HomeInterviewAppsynth seeks to expand through IP creation, partnership with clients

Appsynth seeks to expand through IP creation, partnership with clients

Appsynth Asia Co Ltd, a digital innovation consultancy, is looking for business expansion overseas after 13 years of existence in Thailand, its CEO and founder Bob Gallagher says.

The Bangkok-based digital startup is looking to partner with its certain clients to create a “super app” expected to pave the way for “this next chapter of our growth”, he said in his interview with The Story Thailand.

Appsynth is considering fund-raising – possibly a series A first significant round of venture capital financing – for the company’s international expansion, according to the 38-year-old CEO.

“We’re looking at the possibility of building our platform around open innovation. This is one area that we would probably need to raise some funds. Another is that if we’re interested in becoming real partners with clients, that means we might need to also invest in some of those businesses. … We need to look at fund-raising if we want to do it at a large enough scale,” Gallagher said.

According to him, his company currently has no outside investment. “100% of our shares are held by current employees,” he said.

‘Serious investment’ in IP

Appsynth’s external valuation is over 500 million baht, according to the CEO. He said his company is looking for 100 million baht in funding for “a serious investment” in its intellectual property (IP) expansion project. And he was convinced that it would take a year and a half for the project to start generating revenue on its own. 

“But it really depends on the ideas, and there are a few different ideas we’re exploring. … What would be valuable is something that could enable us to do our service better, faster, or differently,” Gallagher said.

For him, super apps are a recurring theme and a trend. “Within that open innovation, we find a very interesting area which at the moment we don’t see any platform that is really enabling this, especially not in this market. Even globally, there’s not really anyone that’s being that middle layer between the different third parties and the potential super apps.”

He views this as “one area of opportunity” for Appsynth. “We have very specific ideas on what we could be doing for that. But just now [we’re] deciding what’s the right starting point. We want to do it with one or two clients in mind.”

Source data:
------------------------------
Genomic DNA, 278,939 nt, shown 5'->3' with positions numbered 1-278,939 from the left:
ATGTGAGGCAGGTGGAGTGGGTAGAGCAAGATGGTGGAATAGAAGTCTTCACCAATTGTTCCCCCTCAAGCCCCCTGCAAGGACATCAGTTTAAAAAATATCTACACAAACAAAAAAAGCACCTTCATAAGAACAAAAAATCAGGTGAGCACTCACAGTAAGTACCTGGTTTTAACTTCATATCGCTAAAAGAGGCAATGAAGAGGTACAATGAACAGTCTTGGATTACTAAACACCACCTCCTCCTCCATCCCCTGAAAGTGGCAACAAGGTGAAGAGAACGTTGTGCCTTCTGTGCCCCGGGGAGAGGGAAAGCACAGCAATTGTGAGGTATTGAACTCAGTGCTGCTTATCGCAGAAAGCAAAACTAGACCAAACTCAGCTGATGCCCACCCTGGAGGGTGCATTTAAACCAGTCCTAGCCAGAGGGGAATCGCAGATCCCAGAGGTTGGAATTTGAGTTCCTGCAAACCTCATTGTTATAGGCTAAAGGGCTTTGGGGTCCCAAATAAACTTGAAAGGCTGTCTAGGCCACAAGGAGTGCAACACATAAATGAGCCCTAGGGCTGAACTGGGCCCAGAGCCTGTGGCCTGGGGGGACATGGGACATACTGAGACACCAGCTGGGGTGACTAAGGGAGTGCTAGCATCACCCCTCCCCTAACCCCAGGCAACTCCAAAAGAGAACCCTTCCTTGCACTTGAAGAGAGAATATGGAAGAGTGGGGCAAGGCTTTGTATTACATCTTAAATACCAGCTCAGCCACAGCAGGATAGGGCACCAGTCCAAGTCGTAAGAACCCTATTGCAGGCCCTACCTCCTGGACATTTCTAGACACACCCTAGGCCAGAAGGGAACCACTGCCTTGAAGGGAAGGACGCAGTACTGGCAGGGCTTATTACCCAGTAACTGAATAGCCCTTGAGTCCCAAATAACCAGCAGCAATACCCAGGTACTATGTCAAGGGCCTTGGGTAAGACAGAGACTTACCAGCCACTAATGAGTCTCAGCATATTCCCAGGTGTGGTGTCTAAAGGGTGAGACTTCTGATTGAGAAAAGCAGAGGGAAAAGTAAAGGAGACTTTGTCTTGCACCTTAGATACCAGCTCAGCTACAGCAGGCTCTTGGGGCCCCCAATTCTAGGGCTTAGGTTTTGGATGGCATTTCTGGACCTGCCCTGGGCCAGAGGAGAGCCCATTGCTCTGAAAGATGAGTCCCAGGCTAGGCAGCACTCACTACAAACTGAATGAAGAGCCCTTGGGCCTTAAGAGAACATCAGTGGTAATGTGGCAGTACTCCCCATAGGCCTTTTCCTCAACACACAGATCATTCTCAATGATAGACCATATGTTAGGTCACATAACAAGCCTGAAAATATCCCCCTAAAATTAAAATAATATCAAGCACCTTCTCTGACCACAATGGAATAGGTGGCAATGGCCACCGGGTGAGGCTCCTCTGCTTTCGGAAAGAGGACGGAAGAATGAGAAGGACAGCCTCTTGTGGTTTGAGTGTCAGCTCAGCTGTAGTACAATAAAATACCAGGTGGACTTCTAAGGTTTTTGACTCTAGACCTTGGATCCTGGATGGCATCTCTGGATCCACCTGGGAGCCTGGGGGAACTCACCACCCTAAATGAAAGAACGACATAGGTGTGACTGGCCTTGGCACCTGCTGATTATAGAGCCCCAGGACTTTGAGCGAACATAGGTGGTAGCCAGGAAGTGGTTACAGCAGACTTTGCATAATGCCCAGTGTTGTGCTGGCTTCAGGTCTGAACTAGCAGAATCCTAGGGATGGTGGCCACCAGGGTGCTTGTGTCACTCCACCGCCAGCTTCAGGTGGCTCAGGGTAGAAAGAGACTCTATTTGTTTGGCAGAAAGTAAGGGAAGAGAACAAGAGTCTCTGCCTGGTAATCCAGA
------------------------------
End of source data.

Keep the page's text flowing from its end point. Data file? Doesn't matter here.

“We have the perfect opportunity to validate right now without actually building anything, by pre-selling and getting those partners on board. We’re starting to have some conversations on what their vision of the super app will be and what kind of role we can play in them.” 

Making moves carefully

When asked about the plan’s timeline, the CEO said: “We would be looking to validate this year and start to build next year. Some of the things we’re already working on can potentially progress to IP.”

However, he added that such a move would be taken carefully. “We don’t want to jump into it. From the client’s experience, jumping in and building the wrong thing is not the way to go. We’re making sure that we’re careful with all of our planning and validation before we jump in.”

The CEO said that Appsynth would continue to be a consultancy in its “new chapter” while the company is “trying to be IP enabled”.

“We can deliver our services in a different way. We are looking to be like an ecosystem enabler – helping big brands enable open innovation so that they can build their own ecosystems,” he said.

A fast-growing tech firm

His 13-year-old company has a team of 150, but Gallagher prefers to describe it as a start-up. 

“We have that startup mentality. For every product we’re creating a new business for a client, that’s a startup. We’re in startup mode. We’re helping clients get into startup mode, validating as quickly as possible,” he said.

“Everything we do is very much still in the way of startups. Now we’re 150 people and we’ve existed for 13 years. By some people’s definition, that might not be a startup, but I still think the culture is that of a startup.”